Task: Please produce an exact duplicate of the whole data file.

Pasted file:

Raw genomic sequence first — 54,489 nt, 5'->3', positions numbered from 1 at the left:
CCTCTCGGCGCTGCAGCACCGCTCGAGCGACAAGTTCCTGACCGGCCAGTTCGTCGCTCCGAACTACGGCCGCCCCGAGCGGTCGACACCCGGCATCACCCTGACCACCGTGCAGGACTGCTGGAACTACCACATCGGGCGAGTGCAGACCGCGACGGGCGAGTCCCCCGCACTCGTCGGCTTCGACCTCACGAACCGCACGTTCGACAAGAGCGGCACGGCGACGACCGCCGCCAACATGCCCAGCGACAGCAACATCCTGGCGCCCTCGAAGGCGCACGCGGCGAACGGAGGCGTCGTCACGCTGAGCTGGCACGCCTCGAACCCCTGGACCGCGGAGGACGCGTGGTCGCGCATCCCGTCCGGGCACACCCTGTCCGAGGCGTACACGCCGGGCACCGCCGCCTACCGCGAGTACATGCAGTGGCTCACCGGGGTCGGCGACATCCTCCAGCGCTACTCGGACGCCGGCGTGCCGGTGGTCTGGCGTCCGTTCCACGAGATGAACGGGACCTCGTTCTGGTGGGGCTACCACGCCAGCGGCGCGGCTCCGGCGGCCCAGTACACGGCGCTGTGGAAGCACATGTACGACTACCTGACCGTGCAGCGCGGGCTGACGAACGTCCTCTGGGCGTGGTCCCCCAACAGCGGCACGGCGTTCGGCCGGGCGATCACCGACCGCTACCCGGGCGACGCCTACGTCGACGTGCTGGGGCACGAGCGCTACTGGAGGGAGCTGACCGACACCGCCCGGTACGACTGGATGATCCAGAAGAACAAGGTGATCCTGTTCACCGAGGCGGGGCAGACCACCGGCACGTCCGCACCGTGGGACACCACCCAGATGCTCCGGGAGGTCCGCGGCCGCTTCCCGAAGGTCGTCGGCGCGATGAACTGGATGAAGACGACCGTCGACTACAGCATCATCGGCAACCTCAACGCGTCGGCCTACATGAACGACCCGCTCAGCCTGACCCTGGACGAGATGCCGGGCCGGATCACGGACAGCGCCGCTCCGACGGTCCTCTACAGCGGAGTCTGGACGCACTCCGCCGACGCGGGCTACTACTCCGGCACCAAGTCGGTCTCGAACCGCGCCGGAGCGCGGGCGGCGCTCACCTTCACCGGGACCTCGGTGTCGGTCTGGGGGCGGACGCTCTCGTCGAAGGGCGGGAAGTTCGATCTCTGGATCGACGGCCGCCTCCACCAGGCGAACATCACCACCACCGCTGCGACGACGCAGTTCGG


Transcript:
Raw genomic sequence first — 54,489 nt, 5'->3', positions numbered from 1 at the left:
CCTCTCGGCGCTGCAGCACCGCTCGAGCGACAAGTTCCTGACCGGCCAGTTCGTCGCTCCGAACTACGGCCGCCCCGAGCGGTCGACACCCGGCATCACCCTGACCACCGTGCAGGACTGCTGGAACTACCACATCGGGCGAGTGCAGACCGCGACGGGCGAGTCCCCCGCACTCGTCGGCTTCGACCTCACGAACCGCACGTTCGACAAGAGCGGCACGGCGACGACCGCCGCCAACATGCCCAGCGACAGCAACATCCTGGCGCCCTCGAAGGCGCACGCGGCGAACGGAGGCGTCGTCACGCTGAGCTGGCACGCCTCGAACCCCTGGACCGCGGAGGACGCGTGGTCGCGCATCCCGTCCGGGCACACCCTGTCCGAGGCGTACACGCCGGGCACCGCCGCCTACCGCGAGTACATGCAGTGGCTCACCGGGGTCGGCGACATCCTCCAGCGCTACTCGGACGCCGGCGTGCCGGTGGTCTGGCGTCCGTTCCACGAGATGAACGGGACCTCGTTCTGGTGGGGCTACCACGCCAGCGGCGCGGCTCCGGCGGCCCAGTACACGGCGCTGTGGAAGCACATGTACGACTACCTGACCGTGCAGCGCGGGCTGACGAACGTCCTCTGGGCGTGGTCCCCCAACAGCGGCACGGCGTTCGGCCGGGCGATCACCGACCGCTACCCGGGCGACGCCTACGTCGACGTGCTGGGGCACGAGCGCTACTGGAGGGAGCTGACCGACACCGCCCGGTACGACTGGATGATCCAGAAGAACAAGGTGATCCTGTTCACCGAGGCGGGGCAGACCACCGGCACGTCCGCACCGTGGGACACCACCCAGATGCTCCGGGAGGTCCGCGGCCGCTTCCCGAAGGTCGTCGGCGCGATGAACTGGATGAAGACGACCGTCGACTACAGCATCATCGGCAACCTCAACGCGTCGGCCTACATGAACGACCCGCTCAGCCTGACCCTGGACGAGATGCCGGGCCGGATCACGGACAGCGCCGCTCCGACGGTCCTCTACAGCGGAGTCTGGACGCACTCCGCCGACGCGGGCTACTACTCCGGCACCAAGTCGGTCTCGAACCGCGCCGGAGCGCGGGCGGCGCTCACCTTCACCGGGACCTCGGTGTCGGTCTGGGGGCGGACGCTCTCGTCGAAGGGCGGGAAGTTCGATCTCTGGATCGACGGCCGCCTCCACCAGGCGAACATCACCACCACCGCTGCGACGACGCAGTTCGG